Bouncing Billiard Balls Produce Pi

There are many ways of evaluating {\pi}, the ratio of the circumference of a circle to its diameter. We review several historical methods and describe a recently-discovered and completely original and ingenious method.


Historical Methods

  • Archimedes used inscribed and circumscribed polygons to deduce that

    \displaystyle \textstyle{3\frac{10}{71} < \pi < 3\frac{10}{70}}

    giving roughly {3.141<\pi<3.143}. He used polygons of 96 sides.

  • A continued fraction expansion gives 22/7, and then 355/113. The latter yields {\pi} to an accuracy of better that one part in a million.
  • There are many series expansions that can be used to evaluate {\pi}. For example, the Basel series

    \displaystyle \sum_{n=1}^\infty \frac{1}{n^2} = \frac{1}{1^2} + \frac{1}{2^2} + \frac{1}{3^2} + \cdots = \frac{\pi^2}{6}

    It can be summed to arbitrary accuracy, giving {\pi} to any required precision.

  • Buffon’s Needle gives a probabilistic way of estimating {\pi}. A needle is dropped onto a plane surface ruled by lines. The probability that the needle crosses a line is easily computed, and involves {\pi}.
  • A more brute-force Monte Carlo method involves throwing darts at a square board with an inscribed circle. The probablity that a random point within the square is also within the circle is {\pi/4}. Thus, {\pi} is estimated from the relative frequency of darts falling within the circle.

Galperin’s Billiards Method

A completely new way of evaluating {\pi} was devised not long ago by Gregory Galperin of Eastern Illinois University (Galperin, 2003). It can yield a value of arbitrary precision. Although it is utterly impractical, the method is ingenious!

Galperin considers the configuration illustrated below. We have two billiard balls constrained to roll along a line bounded at one end by a wall. To begin, the left hand ball L, of mass {m}, is stationary and the right hand ball R, of mass {M}, moves rapidly towards it. All impacts — whether ball/ball or ball/wall — are perfectly elastic. In ball/ball collisions the total momentum is conserved while in ball/wall impacts the momentum of L changes sign but keeps its numerical value. The energy is conserved in all collisions.


The configuration considered by Galperin to evaluate {\pi}.

Galperin proved the remarkable result that the total number of hits or impacts, counting both ball/ball and ball/wall collisions, gives the most significant digits of {\pi}. The ratio of the masses of the two balls determines how many accurate digits are produced.

The simplest case to consider is when the two balls have equal mass ({\mu = M/m = 1}). When R strikes L it stops while L moves towards the wall. When it hits the wall, L reverses direction. It moves to the right and stops dead when it hits R. Then R moves away towards infinity.

There are 3 collisions in total. The first significant digit of {\pi} is 3. When {\mu = 100}, there are  31 impacts. When {\mu = 10,000}, there are  314. You can see a pattern!

If we let {u} be the velocity of L and {v} be the velocity of R, the total momentum and energy are given by

\displaystyle P = mu + Mv \qquad\qquad E = \textstyle{\frac{1}{2}}(mu^2 + Mv^2) \,.

We can use these expressions to relate the velocities before and after a ball/ball collision. In this way, we could compute the total number of impacts for a given mass ratio {\mu}. However, the calculations rapidly become intricate. Galperin found a much better way, using clever geometric arguments about the trajectory of the motion in configuration space.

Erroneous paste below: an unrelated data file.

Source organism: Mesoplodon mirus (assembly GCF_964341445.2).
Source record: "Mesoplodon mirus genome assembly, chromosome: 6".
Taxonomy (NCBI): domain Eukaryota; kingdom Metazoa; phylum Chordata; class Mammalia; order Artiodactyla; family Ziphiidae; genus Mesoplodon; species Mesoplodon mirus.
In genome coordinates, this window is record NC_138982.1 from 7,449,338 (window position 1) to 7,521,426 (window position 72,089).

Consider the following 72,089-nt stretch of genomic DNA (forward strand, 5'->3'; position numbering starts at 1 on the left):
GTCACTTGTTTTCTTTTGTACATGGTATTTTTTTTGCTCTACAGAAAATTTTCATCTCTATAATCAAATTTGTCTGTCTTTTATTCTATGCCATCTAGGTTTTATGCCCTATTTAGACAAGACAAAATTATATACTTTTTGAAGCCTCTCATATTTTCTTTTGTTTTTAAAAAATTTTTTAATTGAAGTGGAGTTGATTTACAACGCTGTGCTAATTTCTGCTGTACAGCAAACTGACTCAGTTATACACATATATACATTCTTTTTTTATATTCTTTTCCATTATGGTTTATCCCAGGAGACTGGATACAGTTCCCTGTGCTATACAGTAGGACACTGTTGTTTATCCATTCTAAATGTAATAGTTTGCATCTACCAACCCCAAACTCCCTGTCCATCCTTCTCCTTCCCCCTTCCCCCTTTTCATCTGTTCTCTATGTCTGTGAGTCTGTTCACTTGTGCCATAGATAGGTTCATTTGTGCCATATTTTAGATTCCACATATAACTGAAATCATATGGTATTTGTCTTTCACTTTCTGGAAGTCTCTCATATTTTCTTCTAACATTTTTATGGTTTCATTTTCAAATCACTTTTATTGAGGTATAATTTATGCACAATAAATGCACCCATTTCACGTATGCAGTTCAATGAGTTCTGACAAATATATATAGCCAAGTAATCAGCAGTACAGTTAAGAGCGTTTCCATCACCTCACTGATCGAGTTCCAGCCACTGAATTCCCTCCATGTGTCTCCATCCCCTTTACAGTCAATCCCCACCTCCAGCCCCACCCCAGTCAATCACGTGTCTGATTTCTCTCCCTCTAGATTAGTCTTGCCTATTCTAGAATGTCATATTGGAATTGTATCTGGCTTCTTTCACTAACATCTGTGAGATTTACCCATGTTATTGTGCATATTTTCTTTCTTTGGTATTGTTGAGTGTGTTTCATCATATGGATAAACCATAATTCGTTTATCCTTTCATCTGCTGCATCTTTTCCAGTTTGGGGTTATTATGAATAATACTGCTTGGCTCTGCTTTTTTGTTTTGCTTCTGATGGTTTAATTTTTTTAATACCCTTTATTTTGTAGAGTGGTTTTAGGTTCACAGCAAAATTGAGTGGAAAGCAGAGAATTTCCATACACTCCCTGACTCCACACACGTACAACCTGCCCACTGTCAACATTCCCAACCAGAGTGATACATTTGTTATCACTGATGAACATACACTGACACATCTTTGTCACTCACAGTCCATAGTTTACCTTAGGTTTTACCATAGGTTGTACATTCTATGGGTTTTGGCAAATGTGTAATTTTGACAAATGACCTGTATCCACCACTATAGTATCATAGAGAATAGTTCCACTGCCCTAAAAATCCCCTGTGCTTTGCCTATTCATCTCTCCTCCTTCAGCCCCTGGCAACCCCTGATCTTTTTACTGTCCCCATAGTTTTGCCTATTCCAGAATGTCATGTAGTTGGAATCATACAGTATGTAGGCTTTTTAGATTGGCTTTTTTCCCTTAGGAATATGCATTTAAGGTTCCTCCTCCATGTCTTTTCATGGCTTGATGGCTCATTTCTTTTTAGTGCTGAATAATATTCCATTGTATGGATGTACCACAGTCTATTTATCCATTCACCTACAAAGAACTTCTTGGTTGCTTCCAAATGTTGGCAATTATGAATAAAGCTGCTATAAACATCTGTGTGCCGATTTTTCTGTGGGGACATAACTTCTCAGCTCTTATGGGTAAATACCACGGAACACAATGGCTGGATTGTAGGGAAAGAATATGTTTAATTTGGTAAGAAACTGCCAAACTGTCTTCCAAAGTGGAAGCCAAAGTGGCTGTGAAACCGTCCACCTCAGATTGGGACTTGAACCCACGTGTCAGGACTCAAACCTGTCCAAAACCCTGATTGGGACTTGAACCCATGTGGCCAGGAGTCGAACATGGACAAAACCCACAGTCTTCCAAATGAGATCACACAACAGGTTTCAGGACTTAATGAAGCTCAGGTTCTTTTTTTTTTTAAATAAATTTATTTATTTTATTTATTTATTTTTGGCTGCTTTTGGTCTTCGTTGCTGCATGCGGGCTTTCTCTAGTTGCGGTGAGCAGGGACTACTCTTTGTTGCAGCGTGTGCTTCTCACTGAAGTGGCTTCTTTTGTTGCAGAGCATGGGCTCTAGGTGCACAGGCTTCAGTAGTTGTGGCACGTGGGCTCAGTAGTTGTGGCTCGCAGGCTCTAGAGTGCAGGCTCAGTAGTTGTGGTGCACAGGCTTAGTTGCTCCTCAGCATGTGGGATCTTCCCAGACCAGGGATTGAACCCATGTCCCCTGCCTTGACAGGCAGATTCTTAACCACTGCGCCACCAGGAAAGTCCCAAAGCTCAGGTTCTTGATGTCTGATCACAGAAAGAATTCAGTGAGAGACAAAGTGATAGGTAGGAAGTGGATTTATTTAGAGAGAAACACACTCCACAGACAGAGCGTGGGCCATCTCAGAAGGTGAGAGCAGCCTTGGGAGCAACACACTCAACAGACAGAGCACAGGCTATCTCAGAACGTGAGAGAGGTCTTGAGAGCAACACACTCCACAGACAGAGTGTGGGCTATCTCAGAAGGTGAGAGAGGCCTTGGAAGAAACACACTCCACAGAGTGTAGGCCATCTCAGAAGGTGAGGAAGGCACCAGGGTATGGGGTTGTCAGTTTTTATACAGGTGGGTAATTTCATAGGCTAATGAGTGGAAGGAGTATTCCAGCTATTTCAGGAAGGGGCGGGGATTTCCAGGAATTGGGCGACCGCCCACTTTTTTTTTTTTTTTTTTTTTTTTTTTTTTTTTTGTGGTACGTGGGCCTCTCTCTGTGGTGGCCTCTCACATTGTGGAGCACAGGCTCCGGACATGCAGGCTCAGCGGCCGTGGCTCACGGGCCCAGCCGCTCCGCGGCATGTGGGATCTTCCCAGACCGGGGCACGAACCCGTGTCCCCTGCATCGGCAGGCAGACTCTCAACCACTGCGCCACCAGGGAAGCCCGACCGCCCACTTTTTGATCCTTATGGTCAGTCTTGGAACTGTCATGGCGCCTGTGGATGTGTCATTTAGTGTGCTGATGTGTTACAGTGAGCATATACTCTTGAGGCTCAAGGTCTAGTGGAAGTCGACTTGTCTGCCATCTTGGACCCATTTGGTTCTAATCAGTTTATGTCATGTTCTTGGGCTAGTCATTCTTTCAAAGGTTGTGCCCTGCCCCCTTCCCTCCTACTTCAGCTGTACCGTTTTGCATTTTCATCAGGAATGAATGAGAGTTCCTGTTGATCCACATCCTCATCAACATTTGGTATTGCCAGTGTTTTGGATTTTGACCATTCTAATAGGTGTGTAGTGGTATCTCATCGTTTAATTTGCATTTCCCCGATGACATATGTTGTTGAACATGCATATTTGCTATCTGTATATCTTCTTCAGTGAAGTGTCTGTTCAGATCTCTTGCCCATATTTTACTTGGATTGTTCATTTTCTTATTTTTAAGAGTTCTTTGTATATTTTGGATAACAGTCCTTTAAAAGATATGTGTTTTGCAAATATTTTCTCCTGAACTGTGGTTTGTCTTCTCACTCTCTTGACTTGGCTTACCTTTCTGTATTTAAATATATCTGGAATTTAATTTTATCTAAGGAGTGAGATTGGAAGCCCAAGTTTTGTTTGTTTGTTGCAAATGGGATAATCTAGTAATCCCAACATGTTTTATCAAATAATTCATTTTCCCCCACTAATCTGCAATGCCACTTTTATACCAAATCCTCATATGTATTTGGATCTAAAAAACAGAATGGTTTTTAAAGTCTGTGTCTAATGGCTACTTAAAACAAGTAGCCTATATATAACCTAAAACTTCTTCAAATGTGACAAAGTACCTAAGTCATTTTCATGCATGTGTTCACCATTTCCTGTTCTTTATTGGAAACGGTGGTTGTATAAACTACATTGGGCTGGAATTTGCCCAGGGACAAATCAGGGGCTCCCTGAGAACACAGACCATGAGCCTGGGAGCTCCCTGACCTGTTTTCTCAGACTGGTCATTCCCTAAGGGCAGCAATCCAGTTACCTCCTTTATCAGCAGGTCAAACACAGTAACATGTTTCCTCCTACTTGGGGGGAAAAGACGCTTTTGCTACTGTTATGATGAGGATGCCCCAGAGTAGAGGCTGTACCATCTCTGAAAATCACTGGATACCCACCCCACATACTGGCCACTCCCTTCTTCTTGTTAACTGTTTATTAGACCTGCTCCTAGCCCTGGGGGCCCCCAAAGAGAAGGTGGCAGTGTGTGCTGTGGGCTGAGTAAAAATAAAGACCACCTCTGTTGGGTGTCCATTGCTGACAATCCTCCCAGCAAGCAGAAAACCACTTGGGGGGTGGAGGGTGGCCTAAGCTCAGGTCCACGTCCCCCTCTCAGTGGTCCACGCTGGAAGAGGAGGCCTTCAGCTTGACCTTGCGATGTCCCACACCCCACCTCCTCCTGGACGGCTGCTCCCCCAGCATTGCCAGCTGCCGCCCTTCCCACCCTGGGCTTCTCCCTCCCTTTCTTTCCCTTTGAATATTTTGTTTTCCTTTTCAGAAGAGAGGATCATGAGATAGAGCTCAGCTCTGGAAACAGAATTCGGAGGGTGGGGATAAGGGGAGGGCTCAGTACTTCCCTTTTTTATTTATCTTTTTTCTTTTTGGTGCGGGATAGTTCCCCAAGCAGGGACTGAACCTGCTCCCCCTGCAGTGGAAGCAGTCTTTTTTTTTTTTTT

We will not describe this approach here but will state the key result. For the full account, see Galperin (2003). See also an illuminating YouTube video by Grant Sanderson in the 3Blue1Brown series.


Geometry for mass ratio {\mu = 100}, {N=1} (from 3Blue1Brown video).

The Key Result

The amazing result found by Galperin is that, if the mass ratio {\mu = M / m } is a power of 100, say {100^N}, the number of collisions corresponds to the initial N+1 digits of {\pi}.

We define {N} to be the common logarithm of the root of the mass ratio: {N = \log_{10}(\sqrt{\mu})}. For the case of equal masses ({\mu=1}) we have {N=0}. More generally, we have

\displaystyle \mu = 10^{2N} = 100^N

Let {\Pi(N)} denote the number of impacts for a given value of {N}. Galperin showed that, whatever the value of the mass ratio {\mu = M/m}, there are always a finite number of impacts before ball R ball moves away to the right faster than ball L, and then there are no more collisions. The main theorem states that the total number of hits has {N+1} digits, and they correspond to the first {N+1} digits of {\pi}. Specifically, the number of impacts is

\displaystyle \Pi(N) = \left[ \frac{\pi}{\arctan(10^{-N})} \right]

For small {x} we have {\arctan x \approx x} and we replace {\Pi} by {[10^N \pi]}, yielding the desired result.

Galperin gives fascinating arguments using the phase space of the system. Between collisions, the velocities do not change, so the representative point is fixed in the momentum subspace. For each impact, the point jumps to another location. Energy and momentum conservation confine the geometry of the point. More details are in the references below.


The work of Galperin and the 3Blue1Brown video were brought to my attention by Neil Dobbs, School of Mathematics and Statistics, UCD.


{\bullet} Galperin, G., 2003: Playing Pool with {\pi} (the Number {\pi} from a Billiard Point of View). Reg. Chaotic Dynam., 8(4), 375–394. PDF.

{\bullet} Grant Sanderson 2018: The most unexpected answer to a counting puzzle. YouTube Video in 3Blue1Brown series.

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